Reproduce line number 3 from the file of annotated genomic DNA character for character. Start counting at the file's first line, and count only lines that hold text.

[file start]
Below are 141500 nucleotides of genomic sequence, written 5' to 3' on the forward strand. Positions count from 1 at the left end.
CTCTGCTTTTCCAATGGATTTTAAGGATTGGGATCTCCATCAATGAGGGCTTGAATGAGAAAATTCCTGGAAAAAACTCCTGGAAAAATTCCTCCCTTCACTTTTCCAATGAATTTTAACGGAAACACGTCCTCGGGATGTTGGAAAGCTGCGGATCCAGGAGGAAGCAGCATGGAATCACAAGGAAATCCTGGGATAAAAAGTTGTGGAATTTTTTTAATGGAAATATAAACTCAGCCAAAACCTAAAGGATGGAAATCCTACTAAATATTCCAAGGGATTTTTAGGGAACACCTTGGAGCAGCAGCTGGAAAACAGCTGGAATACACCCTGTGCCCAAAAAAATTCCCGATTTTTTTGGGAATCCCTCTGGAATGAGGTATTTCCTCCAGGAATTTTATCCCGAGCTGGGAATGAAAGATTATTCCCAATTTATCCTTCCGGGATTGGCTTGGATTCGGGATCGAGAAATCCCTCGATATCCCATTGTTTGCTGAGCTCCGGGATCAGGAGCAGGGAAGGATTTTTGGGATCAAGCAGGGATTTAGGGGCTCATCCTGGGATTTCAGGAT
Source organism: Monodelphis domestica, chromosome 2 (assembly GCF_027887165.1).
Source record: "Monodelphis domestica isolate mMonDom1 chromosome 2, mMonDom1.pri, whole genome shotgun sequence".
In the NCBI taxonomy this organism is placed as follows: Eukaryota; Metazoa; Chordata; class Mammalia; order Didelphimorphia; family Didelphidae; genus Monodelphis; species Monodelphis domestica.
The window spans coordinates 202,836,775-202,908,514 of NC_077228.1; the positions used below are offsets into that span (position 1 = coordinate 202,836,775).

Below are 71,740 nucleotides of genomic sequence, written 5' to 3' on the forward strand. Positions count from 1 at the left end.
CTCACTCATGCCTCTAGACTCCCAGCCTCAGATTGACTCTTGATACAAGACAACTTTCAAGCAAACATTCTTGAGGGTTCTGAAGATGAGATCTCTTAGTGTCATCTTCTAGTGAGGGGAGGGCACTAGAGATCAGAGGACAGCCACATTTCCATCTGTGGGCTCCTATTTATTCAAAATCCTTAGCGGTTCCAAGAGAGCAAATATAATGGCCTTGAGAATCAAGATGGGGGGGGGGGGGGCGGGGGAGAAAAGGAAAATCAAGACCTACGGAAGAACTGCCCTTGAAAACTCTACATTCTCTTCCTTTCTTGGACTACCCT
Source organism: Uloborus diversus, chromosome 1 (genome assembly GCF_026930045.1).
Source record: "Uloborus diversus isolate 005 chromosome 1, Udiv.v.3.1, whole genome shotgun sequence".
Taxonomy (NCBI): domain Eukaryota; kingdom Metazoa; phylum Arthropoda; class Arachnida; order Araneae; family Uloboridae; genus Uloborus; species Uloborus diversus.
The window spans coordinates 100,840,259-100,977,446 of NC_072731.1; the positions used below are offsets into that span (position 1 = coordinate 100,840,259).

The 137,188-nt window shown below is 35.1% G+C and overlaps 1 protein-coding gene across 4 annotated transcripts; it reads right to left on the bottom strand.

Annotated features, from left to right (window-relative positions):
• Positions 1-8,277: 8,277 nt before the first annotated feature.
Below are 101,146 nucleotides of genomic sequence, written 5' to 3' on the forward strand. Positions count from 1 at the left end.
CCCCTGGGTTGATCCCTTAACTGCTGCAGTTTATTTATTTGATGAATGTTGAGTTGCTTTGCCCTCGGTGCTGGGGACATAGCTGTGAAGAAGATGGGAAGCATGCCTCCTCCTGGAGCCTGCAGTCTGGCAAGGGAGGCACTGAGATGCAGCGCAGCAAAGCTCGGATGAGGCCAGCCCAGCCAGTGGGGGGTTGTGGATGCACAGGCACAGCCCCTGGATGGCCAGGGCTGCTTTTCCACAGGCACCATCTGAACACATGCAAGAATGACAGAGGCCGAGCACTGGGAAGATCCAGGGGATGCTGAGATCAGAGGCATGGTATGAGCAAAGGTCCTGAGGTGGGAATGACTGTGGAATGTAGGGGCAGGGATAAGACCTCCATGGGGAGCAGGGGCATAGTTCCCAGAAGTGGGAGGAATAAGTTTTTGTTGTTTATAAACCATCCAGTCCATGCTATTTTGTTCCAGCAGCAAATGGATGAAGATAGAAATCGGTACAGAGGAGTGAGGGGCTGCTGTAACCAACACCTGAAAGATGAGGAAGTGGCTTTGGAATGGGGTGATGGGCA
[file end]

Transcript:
Source organism: Monodelphis domestica, chromosome 2 (assembly GCF_027887165.1).